All involved in Pittsburgh split are saints, Presiding Bishop tells Pittsburgh Episcopalians
Preaching to a much-larger-than-usual congregation at Calvary Episcopal Church in Pittsburgh on All Saints Sunday, Presiding Bishop Katharine Jefferts Schori said that people on all sides of the tension in the Episcopal Church are saints.
“There are saints among the folk who voted to leave The Episcopal Church,” she said November 2. “There are saints among those who have clearly stayed. There are saints who haven’t yet made up their minds. They are saints because they’ve been baptized into this fractious Body of Christ, and there are saints among them whose holiness of life is abundantly evident. We dishonor them and God when we refuse to see their blessedness.”
Jefferts Schori’s sermon was the first of a three-part visit to Calvary, a parish that has been a leader among those Episcopalians who opposed efforts to lead the Diocese of Pittsburgh out of the Episcopal Church. The Presiding Bishop also spent about an hour answering questions from an estimated 350 people who returned to Calvary’s nave for the session after a reception that followed the Eucharist. About 645 people attended the Eucharist compared with the average 250 who attend a typical 11 a.m. Sunday service at the parish in the Shadyside section of Pittsburgh.
Jefferts Schori’s visit to the diocese came just less than a month after the former leadership of the Diocese of Pittsburgh voted October 4 to leave the Episcopal Church and align with the South America-based Anglican Province of the Southern Cone. Less than a week later, remaining Episcopalians filled vacancies on the diocese’s Standing Committee and Jefferts Schori recognized the continuing group as the ecclesiastical authority in the diocese.
The effort of reorganizing the diocese continues, Jefferts Schori noted. Diocese of Virginia Bishop Suffragan David Colin Jones, recently named as “consulting bishop” to the Diocese of Pittsburgh, will make his first parish visit November 9 to St. Andrew’s Episcopal Church in Highland Park. In addition to presiding and preaching at Eucharist and preaching at a sung Morning Prayer service, Jones will meet with members of the diocese to discuss his role in the diocese’s transition, according to a news release on the diocese’s website.
Meanwhile, a special convention is set for December 13 at St. Paul’s Episcopal Church in Mt. Lebanon. A pre-convention prayer service and reception is planned for the evening of December 12. The December 13 business session will include filling vacancies in all elected diocesan offices and approving a budget. Deacon Kristian Opat is expected to be ordained a priest during the convention Eucharist. He will be ordained by one of the bishops invited to attend the convention, according to an announcement on the diocese’s website.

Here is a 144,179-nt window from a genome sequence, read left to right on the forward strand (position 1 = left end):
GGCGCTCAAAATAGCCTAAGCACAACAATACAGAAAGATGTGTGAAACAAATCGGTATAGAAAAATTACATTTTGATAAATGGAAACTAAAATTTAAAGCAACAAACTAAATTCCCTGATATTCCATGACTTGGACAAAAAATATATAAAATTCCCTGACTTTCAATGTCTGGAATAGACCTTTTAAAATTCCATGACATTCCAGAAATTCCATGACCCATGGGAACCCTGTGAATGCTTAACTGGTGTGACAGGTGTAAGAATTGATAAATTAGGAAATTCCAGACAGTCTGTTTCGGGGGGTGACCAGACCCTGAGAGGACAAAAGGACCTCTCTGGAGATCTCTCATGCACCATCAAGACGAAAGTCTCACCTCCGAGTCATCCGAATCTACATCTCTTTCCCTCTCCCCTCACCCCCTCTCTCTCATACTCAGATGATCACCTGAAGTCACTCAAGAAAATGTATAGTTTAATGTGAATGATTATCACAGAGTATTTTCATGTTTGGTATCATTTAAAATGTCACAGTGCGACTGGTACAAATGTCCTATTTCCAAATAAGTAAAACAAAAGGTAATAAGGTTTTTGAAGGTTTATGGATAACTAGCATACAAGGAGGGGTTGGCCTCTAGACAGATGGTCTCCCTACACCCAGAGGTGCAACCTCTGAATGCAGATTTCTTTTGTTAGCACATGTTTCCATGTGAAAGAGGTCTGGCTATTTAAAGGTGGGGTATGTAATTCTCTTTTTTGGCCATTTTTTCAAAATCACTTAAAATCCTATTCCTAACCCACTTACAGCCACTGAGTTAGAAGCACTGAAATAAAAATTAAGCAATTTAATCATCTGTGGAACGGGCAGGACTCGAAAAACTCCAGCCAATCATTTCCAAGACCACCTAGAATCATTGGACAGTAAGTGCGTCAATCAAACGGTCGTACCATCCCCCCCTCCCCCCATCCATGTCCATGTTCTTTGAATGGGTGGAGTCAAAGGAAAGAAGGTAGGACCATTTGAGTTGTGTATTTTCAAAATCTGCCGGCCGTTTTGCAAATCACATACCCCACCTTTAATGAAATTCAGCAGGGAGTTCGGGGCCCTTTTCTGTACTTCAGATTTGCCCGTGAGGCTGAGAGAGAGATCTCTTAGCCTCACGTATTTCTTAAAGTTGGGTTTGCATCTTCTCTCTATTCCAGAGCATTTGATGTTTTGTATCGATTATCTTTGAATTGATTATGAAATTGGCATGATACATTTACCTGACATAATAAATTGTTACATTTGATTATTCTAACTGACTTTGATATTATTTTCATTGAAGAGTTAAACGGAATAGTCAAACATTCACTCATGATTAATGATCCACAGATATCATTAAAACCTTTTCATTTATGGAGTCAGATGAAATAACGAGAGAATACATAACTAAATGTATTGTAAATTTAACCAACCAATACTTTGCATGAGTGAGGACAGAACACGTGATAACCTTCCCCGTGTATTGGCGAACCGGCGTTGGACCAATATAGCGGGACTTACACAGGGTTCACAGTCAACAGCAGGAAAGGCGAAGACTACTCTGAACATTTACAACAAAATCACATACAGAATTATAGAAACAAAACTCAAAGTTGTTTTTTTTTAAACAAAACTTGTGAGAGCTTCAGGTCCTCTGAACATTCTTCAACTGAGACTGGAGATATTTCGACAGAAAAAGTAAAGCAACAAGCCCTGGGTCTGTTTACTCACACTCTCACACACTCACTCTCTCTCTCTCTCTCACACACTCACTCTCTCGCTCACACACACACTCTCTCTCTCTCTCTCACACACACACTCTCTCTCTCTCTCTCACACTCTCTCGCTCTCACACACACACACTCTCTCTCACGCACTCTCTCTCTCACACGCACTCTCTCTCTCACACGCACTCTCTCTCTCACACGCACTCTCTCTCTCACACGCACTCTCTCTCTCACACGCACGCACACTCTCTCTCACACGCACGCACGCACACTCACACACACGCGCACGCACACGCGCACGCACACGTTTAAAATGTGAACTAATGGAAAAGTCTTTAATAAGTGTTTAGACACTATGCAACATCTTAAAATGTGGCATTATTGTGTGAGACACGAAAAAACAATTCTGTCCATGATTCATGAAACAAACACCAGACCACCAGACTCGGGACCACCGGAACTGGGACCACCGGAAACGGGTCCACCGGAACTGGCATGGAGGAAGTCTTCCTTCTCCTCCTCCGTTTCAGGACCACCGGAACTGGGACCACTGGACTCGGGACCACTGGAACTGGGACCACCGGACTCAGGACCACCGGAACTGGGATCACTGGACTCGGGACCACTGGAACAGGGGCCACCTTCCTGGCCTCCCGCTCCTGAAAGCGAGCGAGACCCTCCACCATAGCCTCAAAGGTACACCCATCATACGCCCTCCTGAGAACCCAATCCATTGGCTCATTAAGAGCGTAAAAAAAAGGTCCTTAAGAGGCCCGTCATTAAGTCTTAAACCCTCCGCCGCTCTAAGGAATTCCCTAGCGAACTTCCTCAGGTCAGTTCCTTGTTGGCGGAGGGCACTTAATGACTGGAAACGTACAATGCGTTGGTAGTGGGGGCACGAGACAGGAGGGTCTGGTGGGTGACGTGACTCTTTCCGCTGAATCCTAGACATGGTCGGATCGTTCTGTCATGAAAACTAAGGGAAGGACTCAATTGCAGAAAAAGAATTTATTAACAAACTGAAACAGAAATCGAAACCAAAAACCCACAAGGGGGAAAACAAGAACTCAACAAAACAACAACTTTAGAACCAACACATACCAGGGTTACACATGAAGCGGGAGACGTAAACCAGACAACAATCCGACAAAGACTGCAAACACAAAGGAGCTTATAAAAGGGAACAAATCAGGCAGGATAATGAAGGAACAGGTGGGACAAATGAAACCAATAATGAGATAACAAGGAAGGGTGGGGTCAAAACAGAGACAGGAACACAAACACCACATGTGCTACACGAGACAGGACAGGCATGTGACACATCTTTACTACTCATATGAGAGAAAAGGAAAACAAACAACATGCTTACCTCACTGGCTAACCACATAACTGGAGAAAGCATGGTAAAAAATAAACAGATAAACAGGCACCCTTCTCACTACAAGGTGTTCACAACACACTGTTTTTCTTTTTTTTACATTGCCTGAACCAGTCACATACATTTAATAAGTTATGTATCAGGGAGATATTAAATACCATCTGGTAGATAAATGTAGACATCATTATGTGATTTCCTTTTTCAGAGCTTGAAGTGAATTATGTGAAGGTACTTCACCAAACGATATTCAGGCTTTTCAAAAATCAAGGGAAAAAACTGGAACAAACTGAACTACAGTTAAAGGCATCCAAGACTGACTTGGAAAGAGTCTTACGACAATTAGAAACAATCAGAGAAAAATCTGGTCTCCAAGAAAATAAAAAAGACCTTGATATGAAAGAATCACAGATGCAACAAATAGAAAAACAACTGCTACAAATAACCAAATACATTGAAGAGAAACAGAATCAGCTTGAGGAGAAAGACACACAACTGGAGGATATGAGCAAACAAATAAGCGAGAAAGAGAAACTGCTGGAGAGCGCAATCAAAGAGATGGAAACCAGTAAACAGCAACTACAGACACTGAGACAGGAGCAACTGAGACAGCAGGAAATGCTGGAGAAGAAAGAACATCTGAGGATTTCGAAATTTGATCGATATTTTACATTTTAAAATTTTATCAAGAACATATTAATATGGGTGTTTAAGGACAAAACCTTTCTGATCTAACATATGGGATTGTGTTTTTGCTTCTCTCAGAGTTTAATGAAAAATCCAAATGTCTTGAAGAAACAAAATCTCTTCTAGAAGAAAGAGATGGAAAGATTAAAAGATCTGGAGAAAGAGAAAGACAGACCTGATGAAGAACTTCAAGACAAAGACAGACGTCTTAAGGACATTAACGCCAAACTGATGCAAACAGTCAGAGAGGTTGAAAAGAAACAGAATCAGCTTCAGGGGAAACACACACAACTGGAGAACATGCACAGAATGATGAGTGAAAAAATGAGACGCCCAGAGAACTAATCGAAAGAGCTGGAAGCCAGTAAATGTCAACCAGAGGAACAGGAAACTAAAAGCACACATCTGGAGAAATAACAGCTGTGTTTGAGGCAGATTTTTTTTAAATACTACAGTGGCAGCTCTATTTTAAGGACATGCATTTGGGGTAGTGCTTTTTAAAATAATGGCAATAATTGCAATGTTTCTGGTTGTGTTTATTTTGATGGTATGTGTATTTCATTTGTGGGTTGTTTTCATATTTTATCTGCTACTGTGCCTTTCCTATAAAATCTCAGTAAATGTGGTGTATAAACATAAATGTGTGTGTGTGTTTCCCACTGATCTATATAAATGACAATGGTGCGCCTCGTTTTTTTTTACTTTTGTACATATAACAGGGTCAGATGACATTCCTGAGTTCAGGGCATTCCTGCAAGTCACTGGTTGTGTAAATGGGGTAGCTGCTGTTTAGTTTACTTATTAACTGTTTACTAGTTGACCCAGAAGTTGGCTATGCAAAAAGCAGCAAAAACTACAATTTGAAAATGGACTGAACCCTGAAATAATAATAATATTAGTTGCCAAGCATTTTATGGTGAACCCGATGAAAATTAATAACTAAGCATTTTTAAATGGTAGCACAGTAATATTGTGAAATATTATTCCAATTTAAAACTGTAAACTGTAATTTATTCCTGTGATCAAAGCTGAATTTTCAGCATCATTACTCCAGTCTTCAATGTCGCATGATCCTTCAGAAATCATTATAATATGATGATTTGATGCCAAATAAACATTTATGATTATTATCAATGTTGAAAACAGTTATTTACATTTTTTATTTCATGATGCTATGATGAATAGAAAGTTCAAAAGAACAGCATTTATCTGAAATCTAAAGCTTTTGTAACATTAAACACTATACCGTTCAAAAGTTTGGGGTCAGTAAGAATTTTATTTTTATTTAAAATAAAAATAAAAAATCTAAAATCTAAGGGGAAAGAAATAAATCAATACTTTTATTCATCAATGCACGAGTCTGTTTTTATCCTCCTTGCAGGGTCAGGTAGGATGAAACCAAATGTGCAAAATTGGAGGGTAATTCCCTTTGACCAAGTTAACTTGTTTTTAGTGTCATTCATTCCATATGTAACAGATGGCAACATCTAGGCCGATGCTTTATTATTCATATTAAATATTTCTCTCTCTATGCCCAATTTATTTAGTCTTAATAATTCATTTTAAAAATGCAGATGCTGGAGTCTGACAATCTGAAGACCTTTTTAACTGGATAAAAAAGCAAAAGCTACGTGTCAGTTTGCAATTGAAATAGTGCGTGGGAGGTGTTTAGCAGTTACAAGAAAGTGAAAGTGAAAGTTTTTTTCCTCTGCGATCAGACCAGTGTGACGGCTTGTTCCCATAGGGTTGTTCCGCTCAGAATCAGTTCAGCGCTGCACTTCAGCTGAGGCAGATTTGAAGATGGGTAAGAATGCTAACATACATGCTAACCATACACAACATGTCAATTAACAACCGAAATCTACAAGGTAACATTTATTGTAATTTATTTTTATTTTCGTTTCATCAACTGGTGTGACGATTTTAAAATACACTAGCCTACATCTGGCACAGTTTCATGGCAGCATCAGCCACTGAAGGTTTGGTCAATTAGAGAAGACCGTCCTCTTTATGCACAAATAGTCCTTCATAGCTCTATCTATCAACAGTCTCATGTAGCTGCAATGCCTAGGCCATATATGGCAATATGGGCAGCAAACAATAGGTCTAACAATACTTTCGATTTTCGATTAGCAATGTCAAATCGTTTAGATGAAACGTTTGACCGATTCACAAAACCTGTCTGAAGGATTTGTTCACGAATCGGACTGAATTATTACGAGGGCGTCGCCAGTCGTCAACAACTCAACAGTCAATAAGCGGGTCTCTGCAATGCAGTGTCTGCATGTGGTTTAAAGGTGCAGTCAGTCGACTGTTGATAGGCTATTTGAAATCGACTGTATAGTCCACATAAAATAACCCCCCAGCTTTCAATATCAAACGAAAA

In her All Saints sermon, the Presiding Bishop said that “sainthood is not defined by holding particular theological positions or ecclesiastical positions.”
“It is given in baptism, and it is evident in works of mercy, justice, and humility,” she continued. “It is not ours to grant, but it is ours to acknowledge. It is already given, and yet must be sought the rest of our lives.”
During the question-and-answer session, a moderator posed about 24 questions from those that the audience had submitted in advance. After spending about 35 minutes answering those questions, the Presiding Bishop opened the floor to other questions and answered a few more. Much of the conversation was punctuated by laughter and applause.
Many of the questions concerned the tensions in the Episcopal Church and the Anglican Communion that led to the October 4 vote. More than once, Jefferts Schori suggested that those tensions would ease in the next few years. She said that more bishops across the communion have a better understanding of the complexity of the issues. Those bishops have said “’we don’t agree, but we recognize you are called to follow where you believe the Spirit is taking you, and we are called to try to understand that,’” according to the Presiding Bishop.
Others questions addressed theological matters, including the issue of whether Jefferts Schori had suggested there are ways to salvation other than following Jesus.
“That’s not what I said,” Jefferts Schori said, explaining that she has noted in the past that “most Christians believe Christ died for all, as savior for the whole world.”
She said she has also cited the Bible’s record of God’s promises to the Jewish people and other promises that “were not broken by Jesus’ life, death and resurrection.”
“Therefore, Jews have access to salvation without consciously saying ’Jesus is my Lord and savior.’ I didn’t do that; God did it. I also see that God made promises to Hagar and Ishmael, whom Muslims claim as their ancestor,” she said. “I don’t think God broke those promises when Jesus came among us.”
Jefferts Schori had touched on the question during her sermon, noting that “Episcopalians and other Christians wrestle with how broadly to understand the family of God, and whether non-Christians are included, for we can certainly point to holy examples who show us what God at work in the world looks like -- people like the Dalai Lama and Mahatma Gandhi.”
She suggested that “it seems more fruitful to remember that Jesus’ saving work was and is for the whole world, and that our baptismal promises are about living holy lives, together, in community.”
The complete text of Jefferts Schori’s sermon is available here.
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